Understanding Credit Scores

Your credit score range can decide what terms and interest rates are available to you on loans and credit cards. Knowing where you fit into the basic credit score range can help you understand what is available to you now – and what you need to work on moving forward.

What do your credit scores really mean?

Many people understand the basics of a credit score. Namely, that a higher number means a better credit score. While this is true, it does not paint the whole picture. Beyond a simple score, credit score ranges are actually very important, and your offers may change significantly within a matter of a few points.

Additionally, the scores you get from one scoring model may not be the same as other scores. This is because there are a number of different scoring models, each with their own different versions as well.

With that said, all of the credit scoring models are more alike than they are different. Each ways the core aspects of credit reports similarly, and building up one set of scores will likely build up the others as well.

Different credit scoring models

FICO® and VantageScore® Solutions are the two most popular credit scoring models, and create the most used scoring models in the industry.

FICO® also has two main types of credit scores:

  • General scores - General FICO® scores offer generalized information about a person’s creditworthiness.
  • Industry scores - Industry-specific FICO® scores create tailored scores for particular type of loan, such as a mortgage, auto loan, or credit card loan.

Credit score ranges

VantageScore® 3.0 and VantageScore® 4.0 both use a score range from 300 to 850. They break these scores down into 4 ranges:

  • Excellent: 781 - 850
  • Good: 661 - 780
  • Fair: 601 - 660
  • Poor: 600 - 300

FICO® Score 8 and FICO® Score 9

FICO Score 8 and FICO® Score 9 also use a 300 to 850 model, though they break their scores down into 5 different groups.

  • Excellent: 800 - 850
  • Very Good: 749 - 799
  • Good: 670 - 739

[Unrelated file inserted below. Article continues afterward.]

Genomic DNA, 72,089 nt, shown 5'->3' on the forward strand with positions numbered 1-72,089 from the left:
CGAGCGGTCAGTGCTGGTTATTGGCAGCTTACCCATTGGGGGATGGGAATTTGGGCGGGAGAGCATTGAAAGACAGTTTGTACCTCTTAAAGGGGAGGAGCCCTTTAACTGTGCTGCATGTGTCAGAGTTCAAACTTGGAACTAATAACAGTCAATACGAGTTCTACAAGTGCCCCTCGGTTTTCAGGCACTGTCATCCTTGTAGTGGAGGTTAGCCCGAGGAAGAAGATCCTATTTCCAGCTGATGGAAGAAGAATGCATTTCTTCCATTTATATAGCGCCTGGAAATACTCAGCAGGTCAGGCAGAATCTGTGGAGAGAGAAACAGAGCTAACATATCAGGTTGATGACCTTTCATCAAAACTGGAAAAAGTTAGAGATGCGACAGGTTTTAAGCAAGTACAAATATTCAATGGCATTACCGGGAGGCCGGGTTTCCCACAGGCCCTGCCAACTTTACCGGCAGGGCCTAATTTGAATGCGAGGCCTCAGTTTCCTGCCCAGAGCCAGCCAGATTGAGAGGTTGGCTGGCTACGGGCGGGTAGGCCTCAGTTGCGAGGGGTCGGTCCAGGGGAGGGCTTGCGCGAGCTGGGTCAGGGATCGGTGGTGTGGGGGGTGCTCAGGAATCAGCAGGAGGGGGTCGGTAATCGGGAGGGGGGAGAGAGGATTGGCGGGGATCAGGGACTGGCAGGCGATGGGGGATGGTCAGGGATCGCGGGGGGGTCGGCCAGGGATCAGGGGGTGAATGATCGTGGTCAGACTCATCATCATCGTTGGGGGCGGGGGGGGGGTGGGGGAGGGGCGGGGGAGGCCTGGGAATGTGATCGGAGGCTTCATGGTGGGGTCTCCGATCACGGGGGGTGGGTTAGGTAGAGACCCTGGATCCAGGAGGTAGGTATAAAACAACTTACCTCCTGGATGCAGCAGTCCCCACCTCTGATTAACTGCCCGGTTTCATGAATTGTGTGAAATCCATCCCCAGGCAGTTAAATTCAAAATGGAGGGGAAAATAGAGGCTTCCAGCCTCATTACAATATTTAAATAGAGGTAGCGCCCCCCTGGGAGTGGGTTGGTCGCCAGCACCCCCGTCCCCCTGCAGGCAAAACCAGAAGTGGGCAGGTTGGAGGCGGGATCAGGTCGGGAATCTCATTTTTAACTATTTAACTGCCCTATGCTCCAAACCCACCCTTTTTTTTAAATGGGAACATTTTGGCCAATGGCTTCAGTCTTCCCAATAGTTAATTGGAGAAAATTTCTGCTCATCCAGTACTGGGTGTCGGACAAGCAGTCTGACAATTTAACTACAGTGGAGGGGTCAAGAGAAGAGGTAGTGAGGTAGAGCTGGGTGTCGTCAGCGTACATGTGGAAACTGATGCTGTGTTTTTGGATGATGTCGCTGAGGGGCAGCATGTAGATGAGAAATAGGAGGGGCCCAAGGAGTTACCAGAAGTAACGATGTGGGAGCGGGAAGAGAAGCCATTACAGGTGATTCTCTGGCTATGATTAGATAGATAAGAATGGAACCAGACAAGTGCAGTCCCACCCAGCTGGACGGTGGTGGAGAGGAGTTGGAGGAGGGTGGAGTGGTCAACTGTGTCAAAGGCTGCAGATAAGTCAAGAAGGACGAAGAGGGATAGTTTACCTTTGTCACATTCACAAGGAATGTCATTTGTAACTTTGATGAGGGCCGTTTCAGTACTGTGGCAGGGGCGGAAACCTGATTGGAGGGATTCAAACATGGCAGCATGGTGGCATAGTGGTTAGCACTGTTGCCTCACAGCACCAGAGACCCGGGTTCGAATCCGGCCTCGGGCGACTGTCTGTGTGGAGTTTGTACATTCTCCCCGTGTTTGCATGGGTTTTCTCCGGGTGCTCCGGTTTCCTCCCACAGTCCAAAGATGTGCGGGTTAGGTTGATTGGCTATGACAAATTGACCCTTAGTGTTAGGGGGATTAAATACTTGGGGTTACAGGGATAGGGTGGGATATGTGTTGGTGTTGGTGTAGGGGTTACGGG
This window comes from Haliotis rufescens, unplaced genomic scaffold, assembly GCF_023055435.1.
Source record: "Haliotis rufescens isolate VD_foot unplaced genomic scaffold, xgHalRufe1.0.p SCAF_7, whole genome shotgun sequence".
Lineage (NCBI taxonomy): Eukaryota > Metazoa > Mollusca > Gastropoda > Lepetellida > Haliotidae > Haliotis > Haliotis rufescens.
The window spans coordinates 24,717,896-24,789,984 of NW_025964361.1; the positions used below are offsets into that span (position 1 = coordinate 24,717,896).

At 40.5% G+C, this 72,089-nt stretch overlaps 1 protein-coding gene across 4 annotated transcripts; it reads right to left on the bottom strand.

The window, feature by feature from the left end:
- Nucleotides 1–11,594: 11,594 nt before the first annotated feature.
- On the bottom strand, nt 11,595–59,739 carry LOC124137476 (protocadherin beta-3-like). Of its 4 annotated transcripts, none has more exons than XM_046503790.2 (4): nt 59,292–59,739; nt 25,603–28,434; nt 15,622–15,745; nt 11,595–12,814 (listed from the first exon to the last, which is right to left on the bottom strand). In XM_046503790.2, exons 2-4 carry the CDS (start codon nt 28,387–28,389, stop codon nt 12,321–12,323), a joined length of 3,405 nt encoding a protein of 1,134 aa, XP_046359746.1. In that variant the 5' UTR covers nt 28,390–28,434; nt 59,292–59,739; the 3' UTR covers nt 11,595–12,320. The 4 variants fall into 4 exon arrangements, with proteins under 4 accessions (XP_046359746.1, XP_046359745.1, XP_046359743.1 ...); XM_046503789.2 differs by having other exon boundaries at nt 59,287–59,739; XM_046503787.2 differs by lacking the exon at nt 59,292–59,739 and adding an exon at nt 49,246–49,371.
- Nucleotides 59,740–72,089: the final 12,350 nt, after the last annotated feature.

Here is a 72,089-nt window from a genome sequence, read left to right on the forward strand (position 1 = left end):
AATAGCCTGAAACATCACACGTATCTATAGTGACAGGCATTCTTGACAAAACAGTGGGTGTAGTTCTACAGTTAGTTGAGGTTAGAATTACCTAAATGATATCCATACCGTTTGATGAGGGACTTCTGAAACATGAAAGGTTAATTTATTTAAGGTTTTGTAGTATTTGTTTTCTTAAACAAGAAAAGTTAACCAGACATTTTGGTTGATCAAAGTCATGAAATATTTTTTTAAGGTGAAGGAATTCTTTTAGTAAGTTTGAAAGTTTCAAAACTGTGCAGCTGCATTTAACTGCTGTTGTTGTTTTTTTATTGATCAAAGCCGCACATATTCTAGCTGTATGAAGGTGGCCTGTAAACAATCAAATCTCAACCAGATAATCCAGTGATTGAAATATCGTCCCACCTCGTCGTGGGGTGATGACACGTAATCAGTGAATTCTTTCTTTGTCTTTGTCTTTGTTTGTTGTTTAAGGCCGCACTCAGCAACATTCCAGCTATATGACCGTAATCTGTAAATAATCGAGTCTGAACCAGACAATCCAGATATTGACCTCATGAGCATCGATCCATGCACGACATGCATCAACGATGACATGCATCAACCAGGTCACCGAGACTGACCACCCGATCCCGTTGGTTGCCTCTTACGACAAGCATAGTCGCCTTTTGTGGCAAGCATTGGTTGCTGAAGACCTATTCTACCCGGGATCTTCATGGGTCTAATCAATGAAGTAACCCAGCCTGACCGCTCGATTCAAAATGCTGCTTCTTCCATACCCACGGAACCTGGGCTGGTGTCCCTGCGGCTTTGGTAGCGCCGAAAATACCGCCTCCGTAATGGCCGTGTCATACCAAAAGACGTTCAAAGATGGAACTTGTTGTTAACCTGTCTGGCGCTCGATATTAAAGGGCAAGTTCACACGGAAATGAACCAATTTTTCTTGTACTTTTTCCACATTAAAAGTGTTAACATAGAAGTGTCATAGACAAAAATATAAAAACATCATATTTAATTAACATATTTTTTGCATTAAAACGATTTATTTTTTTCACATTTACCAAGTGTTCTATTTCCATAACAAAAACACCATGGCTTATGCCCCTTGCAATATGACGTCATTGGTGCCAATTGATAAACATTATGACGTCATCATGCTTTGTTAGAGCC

• Fair: 580 - 669
  • Poor: 300 - 579

Industry specific FICO® Score

Industry specific FICO scores have a wider range, but follow similar groupings as general FICO scores.

  • Excellent: 800 - 900
  • Very Good: 740 - 799
  • Good: 670 - 739
  • Fair: 580 - 669
  • Poor: 250 - 579

Same score, different meanings

It is easy to see how a similar score may mean something different depending on which credit scoring model you are using. For instance, a FICO score of 661 is considered fair, where it would be considered good with the VantageScore model.

With that said, many lenders create their own internal systems to analyze and make decisions about whether to approve someone or not. As such, credit scores may be little more than guidelines in some scenarios.

Even so, understanding your general scores and what range you fall into can be immensely helpful for determining what financial products to apply for and judge your likelihood of being approved.

Understanding credit score ranges

While there are some differences in score ranges and groupings, most credit score groupings will follow similar trends. For example, though FICO and VantageScore use different models to reach their scores, they tend to value the same information in slightly different ways. This means that a very low or very high score on a FICO scoring model will probably also be that way with a VantageScore model, and vice versa.